• "I think it's going to be worse. The people deciding on this change never sat down with anyone in grassroots to help with the format. The fact that we will have to go out at least once each month means less time with our team and less time with families. Also the new format of the regional camps limits the players who aren't on the radar of certain schools. Think about how many kids who may be low-to-mid D-I, D-II or D-III caliber who get a chance to play in front of coaches at events like Great American Shootout, AAU Nationals or Best of the South that won't get that opportunity anymore."
  • "The calendar is not as big a deal as the actual tournaments. If the goal is to limit shoe-company influence, then only certify events that operate within dictated criteria. College basketball needs a commissioner. If you want to curb cheating, a commissioner can have a deputy commission or a panel that would review cases where cheating is involved and start making coaches sit out entire seasons for infractions. Also, if a coach leaves a program for any reason -- fired, leaving for another job, suspended for a year due to cheating -- then anyone on that roster can transfer be immediately eligible. It will make ADs and presidents think a little harder about firing guys after three seasons and put more value on getting the right guy who does not bring the threat of cheating that might come with him."
  • "It could be really, really bad. I think this hurts the prospects, gives guys in small towns or rural areas less exposure. Those guys won't be seen as much. I'm worried about the Murray States, the OVC and Southland schools. I was at that level and know how hard it is to find those guys. So if I don't know how to see guys, how can I make the time to see the guys I have to see? How will I budget to do this if I don't have the resources to do so?"
  • "I think there's a great opportunity for it to be worse. My career's spanned all levels of college basketball, so for me, being at [Big East school], let's take the camps. How does that benefit Idaho State or Southern Utah? The kids that are there, how are these other schools that are D-I but not privy to the same kind of talent we may be privy to, how are they going to be successful? What purpose does that do for people like that? When they talk about all these kids invited for these camps, who votes on that? If you're kid 1,001 and I'm at Drake, for instance, if there's a kid that's really good and I don't want other coaches to see, am I going to vote for him? I don't know how that cleans up the things that brought us to this point. These changes, to some degree, they allow for more mistakes in recruiting."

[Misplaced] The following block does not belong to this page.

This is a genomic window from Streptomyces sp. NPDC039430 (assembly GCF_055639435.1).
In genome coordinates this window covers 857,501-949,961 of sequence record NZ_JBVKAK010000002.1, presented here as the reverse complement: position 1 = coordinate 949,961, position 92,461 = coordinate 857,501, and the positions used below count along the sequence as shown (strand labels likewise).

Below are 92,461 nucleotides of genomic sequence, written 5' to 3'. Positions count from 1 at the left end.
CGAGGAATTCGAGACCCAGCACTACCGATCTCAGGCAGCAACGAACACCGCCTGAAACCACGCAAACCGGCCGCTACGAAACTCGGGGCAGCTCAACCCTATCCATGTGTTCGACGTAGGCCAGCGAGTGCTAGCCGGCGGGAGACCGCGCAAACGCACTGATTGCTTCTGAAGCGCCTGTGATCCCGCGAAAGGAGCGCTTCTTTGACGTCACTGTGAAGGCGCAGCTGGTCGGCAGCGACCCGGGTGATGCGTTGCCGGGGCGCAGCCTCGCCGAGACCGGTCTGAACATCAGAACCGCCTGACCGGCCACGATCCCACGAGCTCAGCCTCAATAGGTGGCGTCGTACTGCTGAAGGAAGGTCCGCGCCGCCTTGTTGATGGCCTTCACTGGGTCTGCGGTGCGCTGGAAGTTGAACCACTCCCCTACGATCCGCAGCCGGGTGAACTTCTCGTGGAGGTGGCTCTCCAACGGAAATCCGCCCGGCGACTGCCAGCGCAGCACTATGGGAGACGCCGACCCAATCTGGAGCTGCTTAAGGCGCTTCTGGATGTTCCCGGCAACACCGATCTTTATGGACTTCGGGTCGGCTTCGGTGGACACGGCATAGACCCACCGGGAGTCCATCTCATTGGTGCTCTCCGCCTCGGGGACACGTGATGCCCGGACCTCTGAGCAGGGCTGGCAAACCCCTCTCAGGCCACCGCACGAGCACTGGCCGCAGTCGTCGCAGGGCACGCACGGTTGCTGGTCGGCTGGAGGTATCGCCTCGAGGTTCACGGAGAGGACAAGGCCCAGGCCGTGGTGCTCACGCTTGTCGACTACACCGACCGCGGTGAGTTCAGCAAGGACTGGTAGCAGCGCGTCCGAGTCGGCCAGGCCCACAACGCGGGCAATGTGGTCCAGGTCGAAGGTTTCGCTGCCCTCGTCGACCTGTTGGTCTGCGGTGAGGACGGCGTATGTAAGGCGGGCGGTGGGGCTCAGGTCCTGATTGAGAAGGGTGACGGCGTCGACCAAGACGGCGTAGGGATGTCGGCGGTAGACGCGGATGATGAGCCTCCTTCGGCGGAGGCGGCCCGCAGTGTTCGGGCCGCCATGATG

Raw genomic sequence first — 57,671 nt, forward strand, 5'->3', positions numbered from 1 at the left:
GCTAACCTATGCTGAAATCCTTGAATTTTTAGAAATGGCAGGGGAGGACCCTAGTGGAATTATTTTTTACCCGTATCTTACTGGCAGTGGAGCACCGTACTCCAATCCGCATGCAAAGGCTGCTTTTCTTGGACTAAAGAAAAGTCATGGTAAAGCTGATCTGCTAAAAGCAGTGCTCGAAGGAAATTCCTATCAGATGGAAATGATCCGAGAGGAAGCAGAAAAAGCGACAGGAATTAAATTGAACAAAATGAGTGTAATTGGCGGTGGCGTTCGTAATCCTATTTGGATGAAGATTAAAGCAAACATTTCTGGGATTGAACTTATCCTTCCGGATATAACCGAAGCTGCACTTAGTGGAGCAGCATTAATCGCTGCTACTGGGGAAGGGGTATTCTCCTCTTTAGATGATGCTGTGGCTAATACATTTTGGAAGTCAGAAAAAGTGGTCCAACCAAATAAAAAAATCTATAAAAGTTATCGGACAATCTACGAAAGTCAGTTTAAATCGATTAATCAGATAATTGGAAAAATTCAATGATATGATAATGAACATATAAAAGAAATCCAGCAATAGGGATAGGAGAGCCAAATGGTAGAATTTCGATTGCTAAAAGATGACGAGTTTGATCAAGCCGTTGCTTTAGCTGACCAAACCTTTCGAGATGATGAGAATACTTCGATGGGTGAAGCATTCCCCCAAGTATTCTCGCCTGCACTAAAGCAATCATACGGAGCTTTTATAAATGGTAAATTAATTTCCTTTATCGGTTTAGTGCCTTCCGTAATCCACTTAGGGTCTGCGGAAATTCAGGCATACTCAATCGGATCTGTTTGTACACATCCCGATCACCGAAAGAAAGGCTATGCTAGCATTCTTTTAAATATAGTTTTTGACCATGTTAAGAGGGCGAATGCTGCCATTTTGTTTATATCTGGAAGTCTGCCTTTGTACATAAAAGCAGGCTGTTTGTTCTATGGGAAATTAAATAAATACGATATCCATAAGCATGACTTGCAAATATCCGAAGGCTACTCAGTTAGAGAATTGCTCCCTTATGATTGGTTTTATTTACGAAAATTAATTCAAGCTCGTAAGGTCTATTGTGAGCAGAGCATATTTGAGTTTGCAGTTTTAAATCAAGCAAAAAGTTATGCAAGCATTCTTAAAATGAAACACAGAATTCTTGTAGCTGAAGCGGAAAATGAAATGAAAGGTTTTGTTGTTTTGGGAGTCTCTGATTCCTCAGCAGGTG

• "For coaches, less is more. No one wants to have to go to these things. Now you're opening up a different month you have to be recruiting, it's a lot. They can try to regulate all they want, but the same guys who are around and making decisions, they're going to have the same influence. You can't snuff these dudes out. They're intelligent and operate a different way within the rules."
  • "I think it will make it worse, as far as level of functionality and level of basketball. Nike EYBL, Under Armor Association and Adidas Uprising all presented really good environments for us to evaluate players. The venues were centralized during an event. One week, one gym. Usually nice facilities. Food provided for coaches. Packets were right. There was some flow in those leagues. I don't think that the three sneaker companies should've been messed with. The off-brand, fly-by-night AAU events were the ones with 10 different gyms, dangerous court setups, no hospitality for coaches, wrong names and numbers in books. They just want our money and to pack as many kids and coaches in those gyms. I have no sympathy that those events are GONE. I'm anxious to see the flow of this new method. The camps are a concern of mine. I know for a fact there aren't 1,100 good enough seniors in most regions. So I think we are getting ready to see some god-awful basketball. No plays, no chemistry, no defensive cohesiveness. Taking me away from my family in June to watch this shit. Thanks, NCAA."

Those who say it's about the same ...

  • "I think it will be approximately the same for coaches. The April change is not significant, just means more in-homes in April, which can be helpful. We will have to navigate June -- that will require some more time on the road but ultimately can be good -- and less evaluation in July will be a good thing. I think overall it helps the coaches and prospects."
  • "It'll be the same. We adapted from the last rule change. People bitched about condensing July to three weeks as opposed to two 10-day stretches. Eventually we're going to conform and business is going to be conducted as usual."
  • "I think it won't change the recruiting experience much. As a mid-major coach, so much of our recruiting is now done in the spring and the late signing period that the AAU events are taken out of it anyway. Transfers and grad transfers have changed recruiting more for us than any calendar change."
  • "For coaches, it will create new challenges, not necessarily more difficult ones. Coaches will always figure out ways to adapt. .... Not part of the question, but this will greatly benefit people who run scouting services, or other third parties, as their value automatically increases with limited access by coaches."